Series Producer: Frieda Werden / WINGS

Original Recording Date: 3 Sep, 2012

Length: 28:48

BACKGROUND:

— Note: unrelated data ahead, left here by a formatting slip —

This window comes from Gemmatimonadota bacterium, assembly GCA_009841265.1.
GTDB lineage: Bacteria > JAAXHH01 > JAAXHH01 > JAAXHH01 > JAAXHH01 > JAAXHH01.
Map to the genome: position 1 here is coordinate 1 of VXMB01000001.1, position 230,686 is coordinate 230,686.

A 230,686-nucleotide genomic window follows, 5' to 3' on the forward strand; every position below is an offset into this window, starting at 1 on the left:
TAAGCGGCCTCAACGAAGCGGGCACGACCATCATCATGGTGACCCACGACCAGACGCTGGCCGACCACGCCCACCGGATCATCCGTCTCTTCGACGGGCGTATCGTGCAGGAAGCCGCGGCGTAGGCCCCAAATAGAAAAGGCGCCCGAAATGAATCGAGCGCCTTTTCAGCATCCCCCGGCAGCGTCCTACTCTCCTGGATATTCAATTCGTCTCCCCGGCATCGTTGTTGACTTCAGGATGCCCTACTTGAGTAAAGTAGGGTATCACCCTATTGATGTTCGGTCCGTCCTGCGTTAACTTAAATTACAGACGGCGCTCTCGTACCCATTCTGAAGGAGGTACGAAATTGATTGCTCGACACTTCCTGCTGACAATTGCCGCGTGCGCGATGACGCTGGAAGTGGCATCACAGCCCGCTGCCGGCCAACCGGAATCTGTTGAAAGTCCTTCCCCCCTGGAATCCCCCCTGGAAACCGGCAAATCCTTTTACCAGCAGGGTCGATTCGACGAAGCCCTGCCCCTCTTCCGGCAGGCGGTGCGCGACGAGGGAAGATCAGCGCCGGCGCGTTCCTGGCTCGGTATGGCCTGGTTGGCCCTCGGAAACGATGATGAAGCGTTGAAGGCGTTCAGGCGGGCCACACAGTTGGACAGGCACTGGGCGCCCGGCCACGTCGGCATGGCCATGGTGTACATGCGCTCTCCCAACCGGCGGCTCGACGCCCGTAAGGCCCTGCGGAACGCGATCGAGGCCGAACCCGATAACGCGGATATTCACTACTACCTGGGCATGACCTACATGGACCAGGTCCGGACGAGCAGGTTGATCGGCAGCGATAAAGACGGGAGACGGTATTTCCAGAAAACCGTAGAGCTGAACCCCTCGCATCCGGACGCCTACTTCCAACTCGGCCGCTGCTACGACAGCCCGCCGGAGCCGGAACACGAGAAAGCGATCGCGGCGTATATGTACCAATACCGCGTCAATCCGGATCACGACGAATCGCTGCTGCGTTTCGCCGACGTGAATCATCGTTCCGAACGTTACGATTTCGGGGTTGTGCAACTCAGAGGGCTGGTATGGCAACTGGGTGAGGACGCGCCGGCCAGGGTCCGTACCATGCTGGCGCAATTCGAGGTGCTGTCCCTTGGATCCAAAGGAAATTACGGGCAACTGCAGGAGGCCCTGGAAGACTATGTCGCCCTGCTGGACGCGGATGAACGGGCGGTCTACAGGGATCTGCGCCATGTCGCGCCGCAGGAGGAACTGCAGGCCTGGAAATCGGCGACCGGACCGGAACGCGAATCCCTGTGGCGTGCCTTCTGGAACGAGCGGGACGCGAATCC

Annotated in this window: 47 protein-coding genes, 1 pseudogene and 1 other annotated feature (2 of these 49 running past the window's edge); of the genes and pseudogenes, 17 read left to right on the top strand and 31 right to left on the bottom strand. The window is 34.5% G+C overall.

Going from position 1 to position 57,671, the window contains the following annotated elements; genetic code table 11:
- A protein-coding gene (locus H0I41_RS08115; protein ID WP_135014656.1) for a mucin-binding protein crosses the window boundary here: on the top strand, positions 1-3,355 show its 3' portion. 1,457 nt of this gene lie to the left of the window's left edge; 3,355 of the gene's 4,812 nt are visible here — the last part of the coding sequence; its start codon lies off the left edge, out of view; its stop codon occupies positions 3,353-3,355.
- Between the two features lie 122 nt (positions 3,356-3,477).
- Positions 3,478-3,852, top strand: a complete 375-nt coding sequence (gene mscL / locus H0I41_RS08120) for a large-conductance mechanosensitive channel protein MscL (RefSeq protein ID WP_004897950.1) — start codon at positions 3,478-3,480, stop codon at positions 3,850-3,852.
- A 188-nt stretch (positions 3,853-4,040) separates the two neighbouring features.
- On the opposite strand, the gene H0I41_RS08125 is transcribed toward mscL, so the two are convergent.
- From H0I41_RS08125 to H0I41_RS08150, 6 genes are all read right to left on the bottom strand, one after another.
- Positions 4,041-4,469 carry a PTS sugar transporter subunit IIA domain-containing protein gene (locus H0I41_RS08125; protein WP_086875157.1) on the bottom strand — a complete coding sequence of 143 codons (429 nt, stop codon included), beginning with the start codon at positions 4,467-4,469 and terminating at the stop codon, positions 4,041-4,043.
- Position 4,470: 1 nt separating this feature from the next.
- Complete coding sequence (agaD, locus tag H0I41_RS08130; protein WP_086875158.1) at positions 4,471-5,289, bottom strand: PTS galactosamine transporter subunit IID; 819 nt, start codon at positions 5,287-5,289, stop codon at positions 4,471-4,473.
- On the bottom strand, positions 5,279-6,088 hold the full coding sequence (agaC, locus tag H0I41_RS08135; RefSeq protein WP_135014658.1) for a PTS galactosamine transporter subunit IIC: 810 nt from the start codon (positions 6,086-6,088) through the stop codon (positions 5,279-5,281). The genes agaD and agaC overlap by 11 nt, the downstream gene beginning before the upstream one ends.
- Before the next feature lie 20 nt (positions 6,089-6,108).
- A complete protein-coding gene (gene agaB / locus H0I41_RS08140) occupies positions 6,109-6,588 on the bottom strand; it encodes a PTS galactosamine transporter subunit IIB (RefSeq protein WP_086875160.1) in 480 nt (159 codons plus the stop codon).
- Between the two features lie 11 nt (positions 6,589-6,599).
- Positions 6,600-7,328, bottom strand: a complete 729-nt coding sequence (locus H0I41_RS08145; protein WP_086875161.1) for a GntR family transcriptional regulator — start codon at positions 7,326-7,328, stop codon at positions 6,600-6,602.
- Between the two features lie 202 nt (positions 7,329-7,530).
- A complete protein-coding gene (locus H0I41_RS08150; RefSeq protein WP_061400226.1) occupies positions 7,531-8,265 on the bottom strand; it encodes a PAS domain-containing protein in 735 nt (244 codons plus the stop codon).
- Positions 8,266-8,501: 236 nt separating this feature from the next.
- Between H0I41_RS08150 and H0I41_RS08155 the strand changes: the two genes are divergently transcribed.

The Israeli–Palestinian conflict is the ongoing struggle between Israelis and Palestinians that began in the early 20th century. The conflict is wide-ranging, and the term is also used in reference to the earlier phases of the same conflict, between the Zionist yishuv and the Arab population living in Palestine under Ottoman and then British rule. It forms part of the wider Arab–Israeli conflict. The remaining key issues are: mutual recognition, borders, security, water rights, control of Jerusalem, Israeli settlements. Palestinian freedom of movement and finding a resolution to the refugee question. The violence resulting from the conflict has prompted international actions, as well as other security and human rights concerns, both within and between both sides, and internationally. In addition, the violence has curbed expansion of tourism in the region, which is full of historic and religious sites that are of interest to many people around the world.